Ubiquity, Ubuntu Desktop‘s graphical installation program, is very easy to use, very newbie friendly, but it lacks support for full disk encryption, LVM, the Linux Logical Volume Manager, and RAID. On a desktop system, I do not care very much about RAID, but full disk encryption and LVM are must-haves.

Well, it looks like from Ubuntu 12.10, due in late October, Ubiquity will have support for full disk encryption and LVM. The test build that I installed in a virtual machine shows that the implementation is still in the early stages, but it also shows how easy it will be to configure both features when the final release hits the digital shelves.

The following screen shots show the options in the installer and the default configuration. The test system already had the alpha version of Ubuntu 12.10 on it, so if you choose the first option, LVM and disk encryption are not available.
LVM and Encrypt

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They are only available if you opt to erase the disk and install Ubuntu standalone.
LVM and Encryption

When LVM is selected, the system creates three partitions by default: A primary partition (sda1) mounted at /boot of about 228 MB in size; an extended partition initialized for use by LVM (this is the Physical Volume), with two logical volumes created under it. The logical volumes are for root and Swap. So unlike the default setup in Fedora, there is no separate logical volume for /home.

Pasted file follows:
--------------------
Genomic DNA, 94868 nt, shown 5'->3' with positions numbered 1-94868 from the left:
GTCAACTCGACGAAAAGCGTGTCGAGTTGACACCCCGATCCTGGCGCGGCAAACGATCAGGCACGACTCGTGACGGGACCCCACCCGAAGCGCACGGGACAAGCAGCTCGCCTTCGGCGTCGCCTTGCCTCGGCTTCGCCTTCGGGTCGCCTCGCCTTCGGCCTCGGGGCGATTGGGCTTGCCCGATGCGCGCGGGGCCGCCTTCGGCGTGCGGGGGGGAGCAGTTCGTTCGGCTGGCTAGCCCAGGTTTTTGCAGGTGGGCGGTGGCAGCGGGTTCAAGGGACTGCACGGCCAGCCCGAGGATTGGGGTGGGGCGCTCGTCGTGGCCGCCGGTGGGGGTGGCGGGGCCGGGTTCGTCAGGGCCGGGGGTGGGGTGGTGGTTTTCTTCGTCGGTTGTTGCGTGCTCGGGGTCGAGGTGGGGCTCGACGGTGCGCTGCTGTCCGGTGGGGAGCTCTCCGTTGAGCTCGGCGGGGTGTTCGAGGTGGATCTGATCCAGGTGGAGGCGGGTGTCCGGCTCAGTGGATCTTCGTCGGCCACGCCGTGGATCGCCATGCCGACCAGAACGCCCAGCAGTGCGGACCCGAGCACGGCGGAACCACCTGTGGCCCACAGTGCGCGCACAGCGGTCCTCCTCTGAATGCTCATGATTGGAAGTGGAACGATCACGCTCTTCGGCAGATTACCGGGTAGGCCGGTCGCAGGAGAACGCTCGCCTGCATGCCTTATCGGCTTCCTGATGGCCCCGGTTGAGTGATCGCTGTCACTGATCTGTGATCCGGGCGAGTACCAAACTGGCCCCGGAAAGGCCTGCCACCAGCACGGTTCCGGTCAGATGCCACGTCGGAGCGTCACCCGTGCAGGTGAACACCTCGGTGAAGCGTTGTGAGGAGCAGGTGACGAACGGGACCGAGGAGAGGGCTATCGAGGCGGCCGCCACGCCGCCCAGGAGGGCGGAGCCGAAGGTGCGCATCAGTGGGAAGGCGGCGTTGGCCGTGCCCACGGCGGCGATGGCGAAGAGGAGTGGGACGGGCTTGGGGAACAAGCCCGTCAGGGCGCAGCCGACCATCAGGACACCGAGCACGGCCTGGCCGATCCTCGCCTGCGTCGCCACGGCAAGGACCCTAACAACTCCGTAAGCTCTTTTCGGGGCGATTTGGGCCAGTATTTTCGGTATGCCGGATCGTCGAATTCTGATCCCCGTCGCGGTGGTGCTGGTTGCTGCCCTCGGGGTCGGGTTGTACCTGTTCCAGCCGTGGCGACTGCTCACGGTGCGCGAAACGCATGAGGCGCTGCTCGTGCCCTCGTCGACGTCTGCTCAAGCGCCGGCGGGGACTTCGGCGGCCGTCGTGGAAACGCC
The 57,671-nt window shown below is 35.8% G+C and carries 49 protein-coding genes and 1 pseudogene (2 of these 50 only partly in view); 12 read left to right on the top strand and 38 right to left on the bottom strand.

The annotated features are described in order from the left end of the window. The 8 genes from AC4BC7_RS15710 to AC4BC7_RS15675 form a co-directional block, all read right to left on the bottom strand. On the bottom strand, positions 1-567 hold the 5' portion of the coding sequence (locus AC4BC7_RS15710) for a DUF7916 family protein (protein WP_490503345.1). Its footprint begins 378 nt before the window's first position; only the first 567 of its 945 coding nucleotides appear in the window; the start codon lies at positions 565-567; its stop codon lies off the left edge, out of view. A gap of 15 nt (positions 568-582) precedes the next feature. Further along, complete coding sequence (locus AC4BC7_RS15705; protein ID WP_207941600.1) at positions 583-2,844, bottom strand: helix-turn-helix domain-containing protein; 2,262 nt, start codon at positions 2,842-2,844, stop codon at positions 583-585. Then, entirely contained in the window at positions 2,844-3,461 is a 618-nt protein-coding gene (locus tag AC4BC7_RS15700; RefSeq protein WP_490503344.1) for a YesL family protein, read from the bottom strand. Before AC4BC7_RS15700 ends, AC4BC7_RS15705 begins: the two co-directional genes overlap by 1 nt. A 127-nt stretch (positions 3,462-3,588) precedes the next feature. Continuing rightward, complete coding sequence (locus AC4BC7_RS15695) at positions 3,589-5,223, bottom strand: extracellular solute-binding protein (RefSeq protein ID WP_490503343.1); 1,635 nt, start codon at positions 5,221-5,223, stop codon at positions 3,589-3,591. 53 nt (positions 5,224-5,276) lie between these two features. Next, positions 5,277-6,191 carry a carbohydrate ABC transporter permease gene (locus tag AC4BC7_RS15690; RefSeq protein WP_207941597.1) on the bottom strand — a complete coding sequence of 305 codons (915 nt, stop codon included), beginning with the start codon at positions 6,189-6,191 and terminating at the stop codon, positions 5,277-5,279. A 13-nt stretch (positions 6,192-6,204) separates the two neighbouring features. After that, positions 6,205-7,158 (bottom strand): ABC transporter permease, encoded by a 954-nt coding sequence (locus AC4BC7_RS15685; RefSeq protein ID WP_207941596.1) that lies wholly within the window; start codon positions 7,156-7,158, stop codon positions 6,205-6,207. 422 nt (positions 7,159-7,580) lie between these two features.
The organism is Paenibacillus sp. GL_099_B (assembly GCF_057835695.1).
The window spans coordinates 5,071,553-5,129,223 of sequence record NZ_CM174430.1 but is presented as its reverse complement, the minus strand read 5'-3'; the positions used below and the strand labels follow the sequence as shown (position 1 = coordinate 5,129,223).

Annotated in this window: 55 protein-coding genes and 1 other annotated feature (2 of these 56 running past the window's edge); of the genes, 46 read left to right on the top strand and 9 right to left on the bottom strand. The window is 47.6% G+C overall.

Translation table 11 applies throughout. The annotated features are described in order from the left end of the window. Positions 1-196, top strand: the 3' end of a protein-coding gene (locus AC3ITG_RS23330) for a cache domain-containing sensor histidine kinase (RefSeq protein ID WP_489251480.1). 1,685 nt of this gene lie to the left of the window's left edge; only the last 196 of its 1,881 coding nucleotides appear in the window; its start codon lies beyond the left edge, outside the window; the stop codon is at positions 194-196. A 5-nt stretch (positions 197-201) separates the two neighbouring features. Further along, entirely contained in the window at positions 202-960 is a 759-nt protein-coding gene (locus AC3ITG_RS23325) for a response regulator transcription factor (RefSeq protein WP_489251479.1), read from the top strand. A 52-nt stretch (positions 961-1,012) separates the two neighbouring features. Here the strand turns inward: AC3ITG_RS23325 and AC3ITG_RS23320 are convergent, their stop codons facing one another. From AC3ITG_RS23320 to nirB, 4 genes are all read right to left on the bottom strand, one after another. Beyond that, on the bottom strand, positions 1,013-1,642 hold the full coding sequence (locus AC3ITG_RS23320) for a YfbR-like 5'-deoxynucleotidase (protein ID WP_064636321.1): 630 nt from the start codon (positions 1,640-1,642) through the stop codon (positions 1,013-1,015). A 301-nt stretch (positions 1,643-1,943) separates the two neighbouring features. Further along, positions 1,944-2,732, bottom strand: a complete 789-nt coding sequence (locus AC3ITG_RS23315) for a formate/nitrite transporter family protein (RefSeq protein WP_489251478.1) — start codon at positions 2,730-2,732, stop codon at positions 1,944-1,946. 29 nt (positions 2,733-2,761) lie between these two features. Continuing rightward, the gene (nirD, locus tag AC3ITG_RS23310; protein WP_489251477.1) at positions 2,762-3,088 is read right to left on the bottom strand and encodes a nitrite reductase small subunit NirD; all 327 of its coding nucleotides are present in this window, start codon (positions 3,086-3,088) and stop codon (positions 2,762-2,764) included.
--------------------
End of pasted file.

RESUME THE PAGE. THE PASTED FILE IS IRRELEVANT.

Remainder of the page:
LVM  Partitions

If the LVM and disk encryption options are both selected, you will have to specify a security key or passphrase that will be used to encrypt and decrypt the disk. Currently, the installer does not check the strength of the security key, even allowing you to set a 1-character security key. That is obviously not good, but I expect that to be rectified before the final version is released.
Disks Encryption Passphrase

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With disk encryption configured, you get this screen on each reboot.
Encryption Passphrase

And this just shows the disk layout as seen from the disk management utility. Selecting LVM and disk encryption creates an encrypted LVM volume, because the Physical Volume is encrypted. Note that LVM and disk encryption have not been implemented in the Advanced Partitioning Tool. But that, too, should be in place by late October.
Encrypted LVM

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8 Responses

  1. i am using UEFI too but after installed success then restart i have to choose OS while booting my laptop,do u have idea how to make it automatically to windows OS?

  2. I did all of the above but my grub never shows up, but instead my bios just starts up and goes black in a constant cycle. Is there something I can do to remediate this situation?

  3. Thanks for this tutorial, dual booting windows 10 and Ubuntu 16.10 on my Laptop. Thanks for this great tip and tutorial.

    1. Nope, not even a little.

      In a dual boot setup, only one OS is running at a time, so the OS that’s not running does not impact the one that’s running.

  4. “After the installer starts, click through the first few steps until you get to the one shown in Figure 1. ”

    Easier said than done. It’s asking me about third-party drivers. I don’t know whether I need to check the box (and wrestle with secure-boot again). My EUFI setup doesn’t allow me to disable secure boot, so it might be impossible to proceed. Google is no help (yet) to tell me the consequences of this checkbox choice. Any pointers?

    1. “Third-party drivers” typically deal with wireless and graphics cards, so it’s OK to check that box. Yes, go ahead and check it, but I’m not sure if that will make any difference with Secure Boot still enabled.

      On not being able to disable Secure Boot, what brand of computer do you have? And what happens when you attempt to disable it?

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